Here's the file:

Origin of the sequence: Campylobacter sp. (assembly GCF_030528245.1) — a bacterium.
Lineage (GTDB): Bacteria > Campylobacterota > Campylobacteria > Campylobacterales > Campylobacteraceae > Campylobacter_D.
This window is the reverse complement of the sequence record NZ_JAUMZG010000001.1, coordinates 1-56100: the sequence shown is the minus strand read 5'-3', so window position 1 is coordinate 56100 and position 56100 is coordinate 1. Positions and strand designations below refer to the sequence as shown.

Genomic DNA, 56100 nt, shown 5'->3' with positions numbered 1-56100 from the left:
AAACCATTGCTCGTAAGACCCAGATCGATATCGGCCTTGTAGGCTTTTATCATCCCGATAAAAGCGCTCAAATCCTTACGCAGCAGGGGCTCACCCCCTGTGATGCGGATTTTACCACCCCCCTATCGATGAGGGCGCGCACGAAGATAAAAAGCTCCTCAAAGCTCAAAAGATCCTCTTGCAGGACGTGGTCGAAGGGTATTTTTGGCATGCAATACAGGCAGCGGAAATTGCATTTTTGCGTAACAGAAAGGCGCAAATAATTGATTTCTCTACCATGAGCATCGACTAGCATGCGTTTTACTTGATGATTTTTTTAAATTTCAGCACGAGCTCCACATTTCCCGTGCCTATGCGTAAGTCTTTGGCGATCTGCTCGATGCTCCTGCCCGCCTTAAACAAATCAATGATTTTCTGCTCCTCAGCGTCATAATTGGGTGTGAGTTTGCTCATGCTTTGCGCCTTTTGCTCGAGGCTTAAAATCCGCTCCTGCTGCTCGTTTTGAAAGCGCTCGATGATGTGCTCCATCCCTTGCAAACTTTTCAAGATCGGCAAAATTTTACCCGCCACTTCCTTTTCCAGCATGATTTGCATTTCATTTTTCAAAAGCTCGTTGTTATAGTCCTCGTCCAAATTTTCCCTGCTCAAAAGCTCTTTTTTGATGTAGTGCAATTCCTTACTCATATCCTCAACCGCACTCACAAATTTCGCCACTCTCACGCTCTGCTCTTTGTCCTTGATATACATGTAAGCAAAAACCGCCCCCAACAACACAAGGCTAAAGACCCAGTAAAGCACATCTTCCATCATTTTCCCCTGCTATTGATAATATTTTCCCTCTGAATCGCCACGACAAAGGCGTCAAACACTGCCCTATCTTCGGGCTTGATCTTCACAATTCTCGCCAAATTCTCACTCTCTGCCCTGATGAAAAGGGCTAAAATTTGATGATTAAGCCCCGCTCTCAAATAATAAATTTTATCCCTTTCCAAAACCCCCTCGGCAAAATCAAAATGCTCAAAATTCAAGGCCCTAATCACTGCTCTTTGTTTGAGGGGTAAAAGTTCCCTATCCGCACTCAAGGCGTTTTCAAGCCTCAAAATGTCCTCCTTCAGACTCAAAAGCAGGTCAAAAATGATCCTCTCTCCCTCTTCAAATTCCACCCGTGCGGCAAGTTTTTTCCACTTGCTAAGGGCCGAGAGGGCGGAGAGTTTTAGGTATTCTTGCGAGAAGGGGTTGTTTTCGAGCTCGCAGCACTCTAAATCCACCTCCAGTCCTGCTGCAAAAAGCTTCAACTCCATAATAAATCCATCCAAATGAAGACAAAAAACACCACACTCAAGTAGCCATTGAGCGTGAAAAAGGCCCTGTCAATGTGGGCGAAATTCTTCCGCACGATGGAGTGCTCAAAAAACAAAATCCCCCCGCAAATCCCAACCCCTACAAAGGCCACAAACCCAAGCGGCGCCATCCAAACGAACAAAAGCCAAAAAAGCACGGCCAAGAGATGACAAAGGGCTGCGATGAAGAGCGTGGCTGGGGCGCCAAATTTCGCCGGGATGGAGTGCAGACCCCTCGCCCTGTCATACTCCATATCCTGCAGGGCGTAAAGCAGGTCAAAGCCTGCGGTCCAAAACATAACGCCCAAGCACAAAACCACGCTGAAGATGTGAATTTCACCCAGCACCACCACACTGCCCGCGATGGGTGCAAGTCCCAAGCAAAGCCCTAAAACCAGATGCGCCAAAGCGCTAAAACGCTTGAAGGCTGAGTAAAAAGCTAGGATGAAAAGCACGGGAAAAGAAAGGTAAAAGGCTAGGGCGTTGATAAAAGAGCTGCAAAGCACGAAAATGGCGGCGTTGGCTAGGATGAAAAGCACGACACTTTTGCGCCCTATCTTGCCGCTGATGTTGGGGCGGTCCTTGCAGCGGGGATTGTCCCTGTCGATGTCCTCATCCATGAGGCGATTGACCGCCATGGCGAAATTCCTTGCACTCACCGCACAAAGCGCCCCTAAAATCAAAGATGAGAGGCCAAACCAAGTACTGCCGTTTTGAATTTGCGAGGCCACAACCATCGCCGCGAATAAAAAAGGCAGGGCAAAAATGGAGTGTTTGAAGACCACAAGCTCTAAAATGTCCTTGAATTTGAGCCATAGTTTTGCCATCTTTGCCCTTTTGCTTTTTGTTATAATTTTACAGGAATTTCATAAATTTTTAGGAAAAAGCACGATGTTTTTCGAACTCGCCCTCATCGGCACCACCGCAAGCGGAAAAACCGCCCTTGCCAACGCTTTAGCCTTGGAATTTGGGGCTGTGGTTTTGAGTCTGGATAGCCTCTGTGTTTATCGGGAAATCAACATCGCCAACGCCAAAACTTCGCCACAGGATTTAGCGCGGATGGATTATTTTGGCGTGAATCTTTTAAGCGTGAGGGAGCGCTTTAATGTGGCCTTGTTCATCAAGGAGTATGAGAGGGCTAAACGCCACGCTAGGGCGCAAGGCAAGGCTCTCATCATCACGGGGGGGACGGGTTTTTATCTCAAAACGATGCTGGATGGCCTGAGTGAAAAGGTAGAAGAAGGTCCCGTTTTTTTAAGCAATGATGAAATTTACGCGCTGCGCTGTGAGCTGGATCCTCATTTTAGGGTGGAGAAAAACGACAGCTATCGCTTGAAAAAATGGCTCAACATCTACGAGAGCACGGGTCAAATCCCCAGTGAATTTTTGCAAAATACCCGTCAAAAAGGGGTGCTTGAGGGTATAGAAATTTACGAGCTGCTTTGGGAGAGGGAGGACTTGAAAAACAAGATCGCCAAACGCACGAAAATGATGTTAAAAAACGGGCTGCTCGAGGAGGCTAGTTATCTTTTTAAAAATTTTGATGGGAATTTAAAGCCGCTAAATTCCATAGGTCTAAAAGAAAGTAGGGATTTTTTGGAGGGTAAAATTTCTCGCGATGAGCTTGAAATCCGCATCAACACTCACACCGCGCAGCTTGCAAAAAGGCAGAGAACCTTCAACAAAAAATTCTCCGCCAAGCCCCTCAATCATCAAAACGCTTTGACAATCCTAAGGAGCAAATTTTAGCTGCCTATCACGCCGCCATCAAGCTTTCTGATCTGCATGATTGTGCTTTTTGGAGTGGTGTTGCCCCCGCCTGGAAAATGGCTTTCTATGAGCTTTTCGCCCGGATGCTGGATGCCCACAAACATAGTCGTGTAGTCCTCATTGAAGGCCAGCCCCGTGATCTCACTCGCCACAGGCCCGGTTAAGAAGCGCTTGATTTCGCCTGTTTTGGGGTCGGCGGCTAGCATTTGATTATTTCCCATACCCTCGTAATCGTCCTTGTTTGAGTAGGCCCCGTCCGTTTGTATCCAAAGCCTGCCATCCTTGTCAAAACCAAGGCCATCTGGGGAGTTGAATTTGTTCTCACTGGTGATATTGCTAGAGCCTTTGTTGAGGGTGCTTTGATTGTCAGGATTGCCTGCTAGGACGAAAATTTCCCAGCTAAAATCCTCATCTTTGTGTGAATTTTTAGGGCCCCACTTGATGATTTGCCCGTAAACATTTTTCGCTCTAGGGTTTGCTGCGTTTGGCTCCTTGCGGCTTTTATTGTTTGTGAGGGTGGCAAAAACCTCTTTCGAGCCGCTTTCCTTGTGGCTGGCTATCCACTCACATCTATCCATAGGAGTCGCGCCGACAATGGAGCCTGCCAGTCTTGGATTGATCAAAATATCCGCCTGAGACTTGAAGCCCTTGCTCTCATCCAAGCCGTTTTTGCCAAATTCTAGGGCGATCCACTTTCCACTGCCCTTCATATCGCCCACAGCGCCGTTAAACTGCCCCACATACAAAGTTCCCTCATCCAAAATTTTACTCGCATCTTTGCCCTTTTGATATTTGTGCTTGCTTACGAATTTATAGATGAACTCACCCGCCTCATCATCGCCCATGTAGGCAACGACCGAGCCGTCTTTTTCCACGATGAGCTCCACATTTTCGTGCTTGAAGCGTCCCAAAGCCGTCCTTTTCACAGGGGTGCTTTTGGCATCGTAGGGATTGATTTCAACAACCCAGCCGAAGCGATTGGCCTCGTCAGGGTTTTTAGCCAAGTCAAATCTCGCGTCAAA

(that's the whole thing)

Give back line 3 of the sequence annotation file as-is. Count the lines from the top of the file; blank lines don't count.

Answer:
This window is the reverse complement of the sequence record NZ_JAUMZG010000001.1, coordinates 1-56100: the sequence shown is the minus strand read 5'-3', so window position 1 is coordinate 56100 and position 56100 is coordinate 1. Positions and strand designations below refer to the sequence as shown.